I am a middle aged woman with an open mind and many interests, my reading/listening moods change like my teen-age daughter changes her clothes.
I listened to this book 4 times, not because of its hellish, ruthless, and so primitive survival ways after a major catastrophe like an electrical magnetic pulse (EMP), but because it really made me think about my own life and how we would survive thrown back into the dark ages. I bring so many life experiences to this scenario (Retired Army Major, advanced nurse, gardener/farmer, mother, wife, and friend), but I cannot imagine living in a world without electricity, fresh water, law and order, medications or a dang grocery store. I was so drawn to listening to this book so many times because I did not want to miss anything; I wanted to imagine myself (and my family and friends) in this world so that I could see where we need to make changes in our current lives to make them more simple, meaningful and capable of surviving any type of catastrophe even if it is for a few month or years. We have come so far with regards to technology, where is the breaking point and what will it take and is it worth the fight to start over or just survive?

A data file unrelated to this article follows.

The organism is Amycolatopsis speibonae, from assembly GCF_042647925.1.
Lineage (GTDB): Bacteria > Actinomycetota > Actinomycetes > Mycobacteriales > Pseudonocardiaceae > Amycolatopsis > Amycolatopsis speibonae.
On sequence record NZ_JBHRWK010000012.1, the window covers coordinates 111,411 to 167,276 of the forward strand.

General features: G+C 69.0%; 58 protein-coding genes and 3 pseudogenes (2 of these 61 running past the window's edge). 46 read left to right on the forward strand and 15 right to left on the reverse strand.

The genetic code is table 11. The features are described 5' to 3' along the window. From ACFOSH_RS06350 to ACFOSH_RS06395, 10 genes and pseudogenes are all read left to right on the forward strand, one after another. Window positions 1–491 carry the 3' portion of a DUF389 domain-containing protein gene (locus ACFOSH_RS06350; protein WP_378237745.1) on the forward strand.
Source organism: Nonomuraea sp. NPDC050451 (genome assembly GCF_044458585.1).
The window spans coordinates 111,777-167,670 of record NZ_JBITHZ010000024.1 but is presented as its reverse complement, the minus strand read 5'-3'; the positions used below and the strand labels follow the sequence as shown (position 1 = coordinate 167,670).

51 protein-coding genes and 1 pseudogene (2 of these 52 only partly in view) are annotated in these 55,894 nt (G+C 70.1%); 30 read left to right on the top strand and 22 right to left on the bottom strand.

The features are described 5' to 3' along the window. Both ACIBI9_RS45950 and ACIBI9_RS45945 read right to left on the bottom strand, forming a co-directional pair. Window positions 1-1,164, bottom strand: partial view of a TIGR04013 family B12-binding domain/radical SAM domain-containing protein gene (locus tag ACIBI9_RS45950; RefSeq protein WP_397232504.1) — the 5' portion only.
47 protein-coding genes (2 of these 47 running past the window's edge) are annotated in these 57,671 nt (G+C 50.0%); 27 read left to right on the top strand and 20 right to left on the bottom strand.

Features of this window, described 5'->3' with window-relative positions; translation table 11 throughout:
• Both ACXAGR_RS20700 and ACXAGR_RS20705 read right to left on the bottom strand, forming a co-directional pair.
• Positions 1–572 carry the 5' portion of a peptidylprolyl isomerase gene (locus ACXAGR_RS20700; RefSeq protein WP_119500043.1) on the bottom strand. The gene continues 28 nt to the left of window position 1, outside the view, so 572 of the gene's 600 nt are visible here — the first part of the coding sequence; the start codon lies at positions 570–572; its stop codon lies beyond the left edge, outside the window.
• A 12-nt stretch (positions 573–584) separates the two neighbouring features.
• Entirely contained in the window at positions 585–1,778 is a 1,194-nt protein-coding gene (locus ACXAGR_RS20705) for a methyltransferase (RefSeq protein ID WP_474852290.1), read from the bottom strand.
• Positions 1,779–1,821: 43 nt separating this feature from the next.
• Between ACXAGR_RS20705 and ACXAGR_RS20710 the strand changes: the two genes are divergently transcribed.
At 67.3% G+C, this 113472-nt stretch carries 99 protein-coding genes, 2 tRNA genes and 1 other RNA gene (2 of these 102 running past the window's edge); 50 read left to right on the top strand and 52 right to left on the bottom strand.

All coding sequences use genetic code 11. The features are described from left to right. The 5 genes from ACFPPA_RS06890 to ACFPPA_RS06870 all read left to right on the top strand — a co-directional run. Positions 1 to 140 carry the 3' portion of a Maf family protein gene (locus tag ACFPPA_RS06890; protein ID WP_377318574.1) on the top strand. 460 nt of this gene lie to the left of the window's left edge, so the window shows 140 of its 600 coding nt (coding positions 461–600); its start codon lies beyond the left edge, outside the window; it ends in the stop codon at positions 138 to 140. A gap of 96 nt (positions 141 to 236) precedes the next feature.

I came across a random review of this book and thought I would give it a chance. While this story does a good job of outlining social decline on a massive level in the event of a crisis it managed to do so in a pretentious way that comes off as preachy rather than informative. There were parts of this story that were poignant and touching, the effect was overshadowed by the stereotypical and predictable characters and actions presented by the author.
The narrator did a great job and made this book much more palatable. I can say in honesty I would not have made it through this book if I was reading it in print.
Outstanding story. It will draw you in. Makeyou think... And make you cry.
The book has many moments.
It was an okay book - kept your attention, but not much different from some of the movies out there.
When it first happened and everyone realized what was going on.
Have seen several.
Audible version is fine. No need for any visuals.
Covering / explaining a possible time line to the deterioration of societal breakdown. And making aware the very threat of a possible EMP attack and how ill prepared we are for a devastating attack.
Narration was great; no issues.
Tried to but it is very long, but if I had the time I would listen for as long as I could
I have not read the print version but the narration in the audio book was very good with unique and believable voicing for the many varied characters.